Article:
A peaceful memorial remembering those that died in the war for civilian rights.
The serene, green oasis in the middle of Taiwan is not only a tranquil escape from the city. It also stands as a tribute to the February 28 incident, where civilians essentially demanded for their rights upon the ending of the Japanese Occupation. The European-style-park located in central Taiwan indeed provides locals and tourists alike a well-needed respite from the hustle and bustle of Taiwan’s concrete jungle. With its vast greenery and tranquil feel, it sure does continue to attract visitors who wish to simply relax and soak in the serene atmosphere the park has to offer.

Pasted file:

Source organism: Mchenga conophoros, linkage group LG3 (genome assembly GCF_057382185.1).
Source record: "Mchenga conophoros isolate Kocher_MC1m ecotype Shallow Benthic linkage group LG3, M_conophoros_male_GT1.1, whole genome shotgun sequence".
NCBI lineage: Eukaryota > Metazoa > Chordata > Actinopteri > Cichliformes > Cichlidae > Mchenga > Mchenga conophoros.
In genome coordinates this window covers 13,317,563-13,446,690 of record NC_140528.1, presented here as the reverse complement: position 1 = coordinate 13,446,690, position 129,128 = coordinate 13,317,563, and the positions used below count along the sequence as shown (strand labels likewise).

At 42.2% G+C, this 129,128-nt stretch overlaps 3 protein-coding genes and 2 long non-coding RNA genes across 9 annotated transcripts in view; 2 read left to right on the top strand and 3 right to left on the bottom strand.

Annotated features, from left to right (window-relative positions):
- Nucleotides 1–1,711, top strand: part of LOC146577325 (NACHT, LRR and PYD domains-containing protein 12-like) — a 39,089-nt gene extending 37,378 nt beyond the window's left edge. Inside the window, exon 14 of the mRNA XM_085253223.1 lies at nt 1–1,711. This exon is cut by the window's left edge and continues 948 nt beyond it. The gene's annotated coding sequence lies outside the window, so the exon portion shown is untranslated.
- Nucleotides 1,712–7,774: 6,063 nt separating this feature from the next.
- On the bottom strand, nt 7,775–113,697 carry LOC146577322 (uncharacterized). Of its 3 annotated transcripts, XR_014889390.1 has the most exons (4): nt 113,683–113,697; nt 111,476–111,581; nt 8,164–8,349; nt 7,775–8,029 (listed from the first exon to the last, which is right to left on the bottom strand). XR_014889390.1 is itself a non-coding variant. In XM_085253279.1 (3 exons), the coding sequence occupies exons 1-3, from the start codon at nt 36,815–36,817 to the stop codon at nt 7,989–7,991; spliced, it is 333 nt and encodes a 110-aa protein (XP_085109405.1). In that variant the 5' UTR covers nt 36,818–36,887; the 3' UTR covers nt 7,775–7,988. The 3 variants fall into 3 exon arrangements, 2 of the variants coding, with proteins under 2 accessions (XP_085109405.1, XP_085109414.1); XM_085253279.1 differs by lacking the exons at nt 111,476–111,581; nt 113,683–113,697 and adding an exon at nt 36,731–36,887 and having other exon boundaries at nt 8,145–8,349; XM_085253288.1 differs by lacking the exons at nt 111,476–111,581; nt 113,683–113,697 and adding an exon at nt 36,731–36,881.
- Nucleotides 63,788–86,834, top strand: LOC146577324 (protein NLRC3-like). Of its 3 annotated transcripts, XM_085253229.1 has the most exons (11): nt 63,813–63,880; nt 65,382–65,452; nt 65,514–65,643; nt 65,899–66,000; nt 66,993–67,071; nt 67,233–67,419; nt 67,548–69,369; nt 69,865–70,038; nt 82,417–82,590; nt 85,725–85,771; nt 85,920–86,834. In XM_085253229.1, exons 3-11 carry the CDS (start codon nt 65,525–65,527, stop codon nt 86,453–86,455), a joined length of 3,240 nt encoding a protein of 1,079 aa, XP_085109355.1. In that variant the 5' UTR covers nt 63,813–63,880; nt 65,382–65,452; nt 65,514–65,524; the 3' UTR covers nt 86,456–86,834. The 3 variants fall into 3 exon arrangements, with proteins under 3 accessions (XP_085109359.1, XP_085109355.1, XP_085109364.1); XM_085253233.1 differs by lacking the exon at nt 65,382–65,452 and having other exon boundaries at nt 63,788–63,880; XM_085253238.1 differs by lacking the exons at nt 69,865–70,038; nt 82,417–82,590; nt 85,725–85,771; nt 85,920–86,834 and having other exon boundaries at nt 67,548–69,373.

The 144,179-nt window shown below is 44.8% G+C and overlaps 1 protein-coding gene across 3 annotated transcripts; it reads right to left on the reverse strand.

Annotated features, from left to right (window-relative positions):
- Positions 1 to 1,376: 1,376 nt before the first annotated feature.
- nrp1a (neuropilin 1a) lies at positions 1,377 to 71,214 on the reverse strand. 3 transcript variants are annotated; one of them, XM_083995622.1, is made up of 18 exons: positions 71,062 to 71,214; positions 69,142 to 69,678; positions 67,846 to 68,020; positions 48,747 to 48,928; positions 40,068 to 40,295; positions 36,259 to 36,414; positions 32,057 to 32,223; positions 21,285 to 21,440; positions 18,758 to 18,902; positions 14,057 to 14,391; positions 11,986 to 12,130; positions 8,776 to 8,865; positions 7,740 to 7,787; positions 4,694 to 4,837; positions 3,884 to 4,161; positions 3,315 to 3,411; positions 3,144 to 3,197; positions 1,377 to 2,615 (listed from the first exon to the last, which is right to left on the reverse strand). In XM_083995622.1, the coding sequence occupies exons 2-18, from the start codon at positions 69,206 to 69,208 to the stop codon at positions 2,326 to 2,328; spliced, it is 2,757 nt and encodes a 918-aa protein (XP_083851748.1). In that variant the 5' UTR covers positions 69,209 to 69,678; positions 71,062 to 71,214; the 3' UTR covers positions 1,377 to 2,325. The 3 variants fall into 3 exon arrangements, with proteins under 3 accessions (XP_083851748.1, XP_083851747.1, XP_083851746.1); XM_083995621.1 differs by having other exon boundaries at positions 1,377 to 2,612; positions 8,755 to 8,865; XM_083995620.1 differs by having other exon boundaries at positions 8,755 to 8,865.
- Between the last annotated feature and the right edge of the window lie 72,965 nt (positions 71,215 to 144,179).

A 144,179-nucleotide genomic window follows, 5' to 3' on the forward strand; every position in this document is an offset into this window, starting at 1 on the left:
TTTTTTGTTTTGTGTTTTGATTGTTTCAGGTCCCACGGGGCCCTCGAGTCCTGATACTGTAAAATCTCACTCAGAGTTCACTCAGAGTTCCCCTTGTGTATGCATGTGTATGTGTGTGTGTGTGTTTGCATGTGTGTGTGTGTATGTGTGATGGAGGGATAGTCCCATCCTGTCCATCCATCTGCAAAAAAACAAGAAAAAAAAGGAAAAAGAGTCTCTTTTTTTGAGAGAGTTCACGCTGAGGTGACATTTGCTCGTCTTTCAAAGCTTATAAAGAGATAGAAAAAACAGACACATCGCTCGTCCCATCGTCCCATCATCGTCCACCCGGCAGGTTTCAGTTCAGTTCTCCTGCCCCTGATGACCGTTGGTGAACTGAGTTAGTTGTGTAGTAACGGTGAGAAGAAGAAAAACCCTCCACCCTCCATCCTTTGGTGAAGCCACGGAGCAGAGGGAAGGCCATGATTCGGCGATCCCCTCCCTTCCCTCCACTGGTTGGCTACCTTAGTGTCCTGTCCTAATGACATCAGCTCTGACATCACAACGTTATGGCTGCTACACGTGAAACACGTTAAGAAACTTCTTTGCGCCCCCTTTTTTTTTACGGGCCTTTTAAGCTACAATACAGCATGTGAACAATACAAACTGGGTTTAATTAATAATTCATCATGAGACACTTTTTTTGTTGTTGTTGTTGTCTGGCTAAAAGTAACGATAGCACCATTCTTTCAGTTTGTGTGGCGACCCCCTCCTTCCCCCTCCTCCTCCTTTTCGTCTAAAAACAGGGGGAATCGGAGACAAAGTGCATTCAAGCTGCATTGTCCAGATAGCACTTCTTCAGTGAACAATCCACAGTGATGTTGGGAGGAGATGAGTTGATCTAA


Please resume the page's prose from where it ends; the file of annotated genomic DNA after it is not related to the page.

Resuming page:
A memorial to those who perished in the war for rights stands in the centre of this beautiful park, and also contains the Taipei 228 Memorial Museum and the National Taiwan Museum. The museum, while not as grand and elaborate as other, more prominent museums in the country, is effective in showcasing the events behind and the aftermath of the calamitous 2/28 incident. Displaying a host of photographs and archived video footage, you’ll feel as if you’ve been transported back into time as you discover more about this significant event that shaped the country’s development. So spend an afternoon getting to know Taiwanese history and culture, and enjoy the peace of the park knowing that this was a peace fought hard for.